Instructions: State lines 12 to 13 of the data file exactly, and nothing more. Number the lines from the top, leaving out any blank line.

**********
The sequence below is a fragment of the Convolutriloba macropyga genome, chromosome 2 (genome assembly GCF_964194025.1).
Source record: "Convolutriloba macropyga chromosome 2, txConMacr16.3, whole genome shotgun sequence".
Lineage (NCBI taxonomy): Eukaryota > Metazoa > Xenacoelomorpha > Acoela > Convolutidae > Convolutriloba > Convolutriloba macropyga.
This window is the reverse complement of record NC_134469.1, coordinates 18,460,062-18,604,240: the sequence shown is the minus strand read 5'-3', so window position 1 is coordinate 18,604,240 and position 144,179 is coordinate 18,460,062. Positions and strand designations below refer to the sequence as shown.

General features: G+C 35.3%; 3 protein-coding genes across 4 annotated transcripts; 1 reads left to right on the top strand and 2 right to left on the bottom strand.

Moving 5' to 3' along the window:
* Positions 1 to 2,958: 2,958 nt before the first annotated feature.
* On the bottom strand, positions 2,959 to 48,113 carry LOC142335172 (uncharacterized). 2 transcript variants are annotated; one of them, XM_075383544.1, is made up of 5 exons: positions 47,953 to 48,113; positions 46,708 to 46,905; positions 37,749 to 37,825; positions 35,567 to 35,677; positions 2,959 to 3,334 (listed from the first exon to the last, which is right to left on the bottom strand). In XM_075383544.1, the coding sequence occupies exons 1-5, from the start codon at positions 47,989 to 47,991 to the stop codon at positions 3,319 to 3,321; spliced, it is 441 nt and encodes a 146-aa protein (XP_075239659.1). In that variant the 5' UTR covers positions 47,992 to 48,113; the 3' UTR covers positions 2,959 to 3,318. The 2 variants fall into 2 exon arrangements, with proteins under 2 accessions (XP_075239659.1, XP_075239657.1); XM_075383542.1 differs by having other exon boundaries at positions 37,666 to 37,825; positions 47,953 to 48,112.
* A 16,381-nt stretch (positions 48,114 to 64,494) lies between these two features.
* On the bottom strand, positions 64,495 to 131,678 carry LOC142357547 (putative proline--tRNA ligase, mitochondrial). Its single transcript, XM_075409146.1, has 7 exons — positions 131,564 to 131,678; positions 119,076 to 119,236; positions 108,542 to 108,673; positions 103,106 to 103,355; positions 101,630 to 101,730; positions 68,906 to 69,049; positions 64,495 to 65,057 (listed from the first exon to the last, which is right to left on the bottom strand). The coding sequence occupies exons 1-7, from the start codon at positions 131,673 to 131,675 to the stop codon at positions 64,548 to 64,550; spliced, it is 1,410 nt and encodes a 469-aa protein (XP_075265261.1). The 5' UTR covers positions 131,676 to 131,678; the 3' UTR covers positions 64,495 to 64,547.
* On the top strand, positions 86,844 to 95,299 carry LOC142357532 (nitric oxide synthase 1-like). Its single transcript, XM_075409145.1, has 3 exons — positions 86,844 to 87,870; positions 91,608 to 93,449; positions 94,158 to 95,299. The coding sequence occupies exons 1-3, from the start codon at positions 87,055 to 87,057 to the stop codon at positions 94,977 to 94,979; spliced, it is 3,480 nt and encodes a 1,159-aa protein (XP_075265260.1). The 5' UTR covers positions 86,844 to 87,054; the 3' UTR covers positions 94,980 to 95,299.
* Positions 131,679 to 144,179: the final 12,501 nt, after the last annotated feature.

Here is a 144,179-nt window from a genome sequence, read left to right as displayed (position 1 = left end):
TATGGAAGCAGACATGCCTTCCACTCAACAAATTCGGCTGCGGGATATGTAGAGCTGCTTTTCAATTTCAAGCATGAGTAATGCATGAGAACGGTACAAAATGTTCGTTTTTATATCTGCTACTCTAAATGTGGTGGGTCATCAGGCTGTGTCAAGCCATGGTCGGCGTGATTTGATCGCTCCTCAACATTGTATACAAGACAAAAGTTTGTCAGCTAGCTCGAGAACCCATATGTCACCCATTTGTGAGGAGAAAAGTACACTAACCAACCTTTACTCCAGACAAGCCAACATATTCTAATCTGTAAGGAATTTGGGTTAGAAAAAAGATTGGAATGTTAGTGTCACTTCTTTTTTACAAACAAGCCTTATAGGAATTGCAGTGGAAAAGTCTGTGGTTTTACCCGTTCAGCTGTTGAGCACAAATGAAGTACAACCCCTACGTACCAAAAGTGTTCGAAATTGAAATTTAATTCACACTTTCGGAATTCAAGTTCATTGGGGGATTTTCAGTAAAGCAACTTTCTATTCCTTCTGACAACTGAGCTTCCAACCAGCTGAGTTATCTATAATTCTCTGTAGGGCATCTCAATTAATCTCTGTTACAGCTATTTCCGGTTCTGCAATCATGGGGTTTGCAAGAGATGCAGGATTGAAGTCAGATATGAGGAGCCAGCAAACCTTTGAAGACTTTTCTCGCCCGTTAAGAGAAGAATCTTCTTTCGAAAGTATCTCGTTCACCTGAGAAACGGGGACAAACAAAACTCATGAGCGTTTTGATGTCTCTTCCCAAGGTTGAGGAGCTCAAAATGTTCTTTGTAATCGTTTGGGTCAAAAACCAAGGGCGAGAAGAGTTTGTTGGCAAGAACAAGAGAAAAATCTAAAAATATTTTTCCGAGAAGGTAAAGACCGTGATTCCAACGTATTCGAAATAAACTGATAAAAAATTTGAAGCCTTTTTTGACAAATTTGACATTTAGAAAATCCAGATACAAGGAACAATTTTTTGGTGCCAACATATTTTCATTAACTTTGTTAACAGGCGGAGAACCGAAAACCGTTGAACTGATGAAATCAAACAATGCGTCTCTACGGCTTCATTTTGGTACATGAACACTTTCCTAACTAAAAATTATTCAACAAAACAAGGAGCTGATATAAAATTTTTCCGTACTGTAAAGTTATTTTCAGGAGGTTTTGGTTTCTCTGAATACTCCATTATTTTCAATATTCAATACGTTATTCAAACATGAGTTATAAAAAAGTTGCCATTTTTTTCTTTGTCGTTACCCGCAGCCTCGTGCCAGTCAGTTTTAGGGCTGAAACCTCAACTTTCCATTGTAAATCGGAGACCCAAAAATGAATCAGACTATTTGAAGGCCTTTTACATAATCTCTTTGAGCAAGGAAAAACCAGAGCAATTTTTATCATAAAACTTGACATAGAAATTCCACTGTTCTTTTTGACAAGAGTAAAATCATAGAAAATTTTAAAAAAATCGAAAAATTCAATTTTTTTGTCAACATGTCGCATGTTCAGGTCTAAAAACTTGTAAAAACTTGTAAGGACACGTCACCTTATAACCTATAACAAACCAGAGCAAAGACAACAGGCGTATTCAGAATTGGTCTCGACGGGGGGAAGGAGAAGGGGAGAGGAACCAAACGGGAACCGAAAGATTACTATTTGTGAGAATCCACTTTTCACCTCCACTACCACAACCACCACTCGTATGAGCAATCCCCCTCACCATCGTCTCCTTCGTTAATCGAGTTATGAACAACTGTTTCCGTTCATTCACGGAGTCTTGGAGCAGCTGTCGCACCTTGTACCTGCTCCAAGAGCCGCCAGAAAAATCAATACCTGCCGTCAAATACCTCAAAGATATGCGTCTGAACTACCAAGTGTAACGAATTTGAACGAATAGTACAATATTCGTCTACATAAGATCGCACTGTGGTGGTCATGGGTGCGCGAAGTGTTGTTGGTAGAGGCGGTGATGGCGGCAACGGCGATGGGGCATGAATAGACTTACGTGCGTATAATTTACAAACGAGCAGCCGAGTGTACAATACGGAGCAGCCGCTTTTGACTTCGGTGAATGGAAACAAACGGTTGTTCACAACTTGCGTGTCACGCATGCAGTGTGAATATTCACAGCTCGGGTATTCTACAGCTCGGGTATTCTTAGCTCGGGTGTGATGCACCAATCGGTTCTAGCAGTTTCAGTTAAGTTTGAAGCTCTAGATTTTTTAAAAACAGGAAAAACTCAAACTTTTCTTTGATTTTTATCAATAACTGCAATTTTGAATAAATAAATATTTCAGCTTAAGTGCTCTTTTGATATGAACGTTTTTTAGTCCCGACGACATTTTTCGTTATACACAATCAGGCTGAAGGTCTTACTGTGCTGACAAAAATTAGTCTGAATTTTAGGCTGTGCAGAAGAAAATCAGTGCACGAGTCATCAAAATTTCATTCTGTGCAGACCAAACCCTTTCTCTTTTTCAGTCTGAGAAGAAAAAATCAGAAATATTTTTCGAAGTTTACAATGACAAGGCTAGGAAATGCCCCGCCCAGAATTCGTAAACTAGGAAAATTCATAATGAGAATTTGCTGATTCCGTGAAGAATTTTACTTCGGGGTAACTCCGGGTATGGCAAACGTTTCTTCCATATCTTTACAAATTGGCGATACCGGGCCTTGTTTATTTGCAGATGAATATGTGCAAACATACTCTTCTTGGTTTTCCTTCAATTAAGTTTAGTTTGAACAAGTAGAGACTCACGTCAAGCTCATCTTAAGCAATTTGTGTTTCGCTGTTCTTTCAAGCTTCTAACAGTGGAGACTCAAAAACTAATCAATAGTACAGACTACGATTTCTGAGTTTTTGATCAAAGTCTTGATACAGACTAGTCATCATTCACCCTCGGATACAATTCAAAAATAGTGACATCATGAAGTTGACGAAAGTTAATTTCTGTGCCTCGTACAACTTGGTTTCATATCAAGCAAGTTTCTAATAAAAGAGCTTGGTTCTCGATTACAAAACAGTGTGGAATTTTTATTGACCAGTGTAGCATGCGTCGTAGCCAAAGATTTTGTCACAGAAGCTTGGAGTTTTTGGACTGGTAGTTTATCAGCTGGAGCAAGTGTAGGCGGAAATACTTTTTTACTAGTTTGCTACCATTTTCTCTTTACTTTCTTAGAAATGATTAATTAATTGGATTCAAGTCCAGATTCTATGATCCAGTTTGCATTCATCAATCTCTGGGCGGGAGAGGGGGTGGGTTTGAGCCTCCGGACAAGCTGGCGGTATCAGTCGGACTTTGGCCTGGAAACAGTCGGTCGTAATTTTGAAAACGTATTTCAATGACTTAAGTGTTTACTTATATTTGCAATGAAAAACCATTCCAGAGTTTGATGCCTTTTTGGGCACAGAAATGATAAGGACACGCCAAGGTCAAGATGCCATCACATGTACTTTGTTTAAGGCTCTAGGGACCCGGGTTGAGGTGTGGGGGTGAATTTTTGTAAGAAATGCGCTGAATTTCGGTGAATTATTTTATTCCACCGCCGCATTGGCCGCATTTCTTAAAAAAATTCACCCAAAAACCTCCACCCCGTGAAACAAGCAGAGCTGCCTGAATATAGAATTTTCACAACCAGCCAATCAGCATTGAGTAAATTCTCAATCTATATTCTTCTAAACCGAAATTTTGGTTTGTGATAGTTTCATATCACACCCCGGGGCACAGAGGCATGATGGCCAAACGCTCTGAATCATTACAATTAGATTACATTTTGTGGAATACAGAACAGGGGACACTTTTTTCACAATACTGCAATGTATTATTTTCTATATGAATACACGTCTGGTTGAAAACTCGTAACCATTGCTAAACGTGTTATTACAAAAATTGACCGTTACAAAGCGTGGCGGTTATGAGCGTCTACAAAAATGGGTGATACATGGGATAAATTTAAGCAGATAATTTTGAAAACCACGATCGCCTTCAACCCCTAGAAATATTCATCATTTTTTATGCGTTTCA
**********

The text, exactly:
* Positions 131,679 to 144,179: the final 12,501 nt, after the last annotated feature.

Here is a 144,179-nt window from a genome sequence, read left to right as displayed (position 1 = left end):